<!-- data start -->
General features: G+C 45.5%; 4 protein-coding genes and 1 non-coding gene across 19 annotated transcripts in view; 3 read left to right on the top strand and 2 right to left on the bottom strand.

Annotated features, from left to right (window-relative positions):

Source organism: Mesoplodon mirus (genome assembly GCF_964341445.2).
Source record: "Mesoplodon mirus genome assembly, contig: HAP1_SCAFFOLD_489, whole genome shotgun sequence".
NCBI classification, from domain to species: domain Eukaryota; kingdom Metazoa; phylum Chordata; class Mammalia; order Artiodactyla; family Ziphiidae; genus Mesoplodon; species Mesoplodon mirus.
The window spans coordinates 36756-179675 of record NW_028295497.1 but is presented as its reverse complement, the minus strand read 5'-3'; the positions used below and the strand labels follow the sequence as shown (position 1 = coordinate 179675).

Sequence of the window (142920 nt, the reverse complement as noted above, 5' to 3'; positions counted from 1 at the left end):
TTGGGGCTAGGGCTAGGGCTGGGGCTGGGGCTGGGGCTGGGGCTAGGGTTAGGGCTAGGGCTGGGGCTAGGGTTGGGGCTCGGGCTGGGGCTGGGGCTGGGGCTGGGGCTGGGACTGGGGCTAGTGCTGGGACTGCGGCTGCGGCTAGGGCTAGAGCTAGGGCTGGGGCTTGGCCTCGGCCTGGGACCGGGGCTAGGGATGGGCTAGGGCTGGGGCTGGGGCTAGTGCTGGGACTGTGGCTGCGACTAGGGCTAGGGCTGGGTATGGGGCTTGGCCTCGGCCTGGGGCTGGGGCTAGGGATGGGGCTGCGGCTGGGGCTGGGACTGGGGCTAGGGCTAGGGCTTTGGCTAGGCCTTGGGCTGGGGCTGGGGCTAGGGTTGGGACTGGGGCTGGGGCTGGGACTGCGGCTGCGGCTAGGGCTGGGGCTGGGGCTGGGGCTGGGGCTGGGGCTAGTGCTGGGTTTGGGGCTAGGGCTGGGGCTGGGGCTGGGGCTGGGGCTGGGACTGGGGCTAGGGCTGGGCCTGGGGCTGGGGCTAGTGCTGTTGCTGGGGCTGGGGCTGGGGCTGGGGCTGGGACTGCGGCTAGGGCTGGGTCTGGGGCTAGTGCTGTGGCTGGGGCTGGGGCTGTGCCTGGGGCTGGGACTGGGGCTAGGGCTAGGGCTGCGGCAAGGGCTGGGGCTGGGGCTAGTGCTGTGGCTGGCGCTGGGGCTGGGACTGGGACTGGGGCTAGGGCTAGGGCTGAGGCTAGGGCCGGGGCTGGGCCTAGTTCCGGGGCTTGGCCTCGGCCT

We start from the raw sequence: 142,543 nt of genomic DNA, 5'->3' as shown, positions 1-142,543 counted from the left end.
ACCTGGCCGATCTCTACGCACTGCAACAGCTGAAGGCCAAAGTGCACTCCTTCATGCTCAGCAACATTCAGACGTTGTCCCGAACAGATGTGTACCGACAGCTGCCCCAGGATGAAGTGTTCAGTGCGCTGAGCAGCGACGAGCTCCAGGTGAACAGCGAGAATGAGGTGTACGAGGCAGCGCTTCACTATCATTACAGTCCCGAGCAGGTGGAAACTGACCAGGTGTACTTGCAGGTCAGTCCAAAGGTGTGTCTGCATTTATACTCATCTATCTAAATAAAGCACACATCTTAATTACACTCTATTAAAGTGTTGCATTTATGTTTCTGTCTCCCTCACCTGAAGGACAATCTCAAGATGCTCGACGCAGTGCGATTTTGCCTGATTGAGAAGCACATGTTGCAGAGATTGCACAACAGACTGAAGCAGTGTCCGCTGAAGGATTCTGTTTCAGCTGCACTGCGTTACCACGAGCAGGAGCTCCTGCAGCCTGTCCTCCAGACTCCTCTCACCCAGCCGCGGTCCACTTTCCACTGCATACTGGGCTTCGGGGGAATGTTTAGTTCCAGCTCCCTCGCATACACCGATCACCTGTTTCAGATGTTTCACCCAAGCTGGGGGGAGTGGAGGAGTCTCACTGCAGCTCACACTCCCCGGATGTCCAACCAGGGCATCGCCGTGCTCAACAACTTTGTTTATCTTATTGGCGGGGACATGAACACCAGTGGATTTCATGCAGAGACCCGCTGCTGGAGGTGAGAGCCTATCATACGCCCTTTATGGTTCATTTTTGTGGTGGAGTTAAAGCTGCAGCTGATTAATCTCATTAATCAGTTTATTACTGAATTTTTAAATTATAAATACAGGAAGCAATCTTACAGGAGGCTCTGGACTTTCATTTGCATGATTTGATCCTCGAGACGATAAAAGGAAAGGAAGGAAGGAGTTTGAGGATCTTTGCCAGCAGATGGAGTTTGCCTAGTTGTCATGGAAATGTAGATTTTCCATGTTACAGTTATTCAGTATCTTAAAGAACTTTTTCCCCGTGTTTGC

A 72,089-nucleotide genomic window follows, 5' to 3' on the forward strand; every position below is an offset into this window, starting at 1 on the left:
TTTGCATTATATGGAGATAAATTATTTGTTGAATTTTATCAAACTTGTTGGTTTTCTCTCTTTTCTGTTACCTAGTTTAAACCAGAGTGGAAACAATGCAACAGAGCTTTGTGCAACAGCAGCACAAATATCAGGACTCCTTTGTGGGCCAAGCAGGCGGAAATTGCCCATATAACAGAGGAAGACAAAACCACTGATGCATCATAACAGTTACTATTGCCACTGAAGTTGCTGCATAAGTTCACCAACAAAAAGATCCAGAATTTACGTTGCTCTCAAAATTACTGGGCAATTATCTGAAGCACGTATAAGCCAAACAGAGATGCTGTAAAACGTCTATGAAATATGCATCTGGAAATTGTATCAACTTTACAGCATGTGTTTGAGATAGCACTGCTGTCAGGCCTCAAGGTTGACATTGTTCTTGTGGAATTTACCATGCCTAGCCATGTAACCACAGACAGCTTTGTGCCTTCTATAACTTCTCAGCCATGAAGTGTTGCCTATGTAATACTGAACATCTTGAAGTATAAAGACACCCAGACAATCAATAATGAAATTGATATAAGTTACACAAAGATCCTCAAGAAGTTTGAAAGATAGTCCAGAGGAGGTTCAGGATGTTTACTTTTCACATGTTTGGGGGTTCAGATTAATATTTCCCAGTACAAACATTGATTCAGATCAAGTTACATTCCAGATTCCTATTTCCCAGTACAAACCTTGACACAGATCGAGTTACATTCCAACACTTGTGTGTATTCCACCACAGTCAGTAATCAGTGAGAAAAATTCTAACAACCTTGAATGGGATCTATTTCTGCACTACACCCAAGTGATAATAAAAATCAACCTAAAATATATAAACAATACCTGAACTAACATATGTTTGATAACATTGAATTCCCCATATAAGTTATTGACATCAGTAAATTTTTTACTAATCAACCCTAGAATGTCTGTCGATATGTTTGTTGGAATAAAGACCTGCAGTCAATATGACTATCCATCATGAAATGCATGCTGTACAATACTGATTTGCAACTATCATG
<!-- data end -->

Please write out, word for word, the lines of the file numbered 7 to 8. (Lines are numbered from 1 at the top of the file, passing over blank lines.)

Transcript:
Sequence of the window (142920 nt, the reverse complement as noted above, 5' to 3'; positions counted from 1 at the left end):
TTGGGGCTAGGGCTAGGGCTGGGGCTGGGGCTGGGGCTGGGGCTAGGGTTAGGGCTAGGGCTGGGGCTAGGGTTGGGGCTCGGGCTGGGGCTGGGGCTGGGGCTGGGGCTGGGACTGGGGCTAGTGCTGGGACTGCGGCTGCGGCTAGGGCTAGAGCTAGGGCTGGGGCTTGGCCTCGGCCTGGGACCGGGGCTAGGGATGGGCTAGGGCTGGGGCTGGGGCTAGTGCTGGGACTGTGGCTGCGACTAGGGCTAGGGCTGGGTATGGGGCTTGGCCTCGGCCTGGGGCTGGGGCTAGGGATGGGGCTGCGGCTGGGGCTGGGACTGGGGCTAGGGCTAGGGCTTTGGCTAGGCCTTGGGCTGGGGCTGGGGCTAGGGTTGGGACTGGGGCTGGGGCTGGGACTGCGGCTGCGGCTAGGGCTGGGGCTGGGGCTGGGGCTGGGGCTGGGGCTAGTGCTGGGTTTGGGGCTAGGGCTGGGGCTGGGGCTGGGGCTGGGGCTGGGACTGGGGCTAGGGCTGGGCCTGGGGCTGGGGCTAGTGCTGTTGCTGGGGCTGGGGCTGGGGCTGGGGCTGGGACTGCGGCTAGGGCTGGGTCTGGGGCTAGTGCTGTGGCTGGGGCTGGGGCTGTGCCTGGGGCTGGGACTGGGGCTAGGGCTAGGGCTGCGGCAAGGGCTGGGGCTGGGGCTAGTGCTGTGGCTGGCGCTGGGGCTGGGACTGGGACTGGGGCTAGGGCTAGGGCTGAGGCTAGGGCCGGGGCTGGGCCTAGTTCCGGGGCTTGGCCTCGGCCT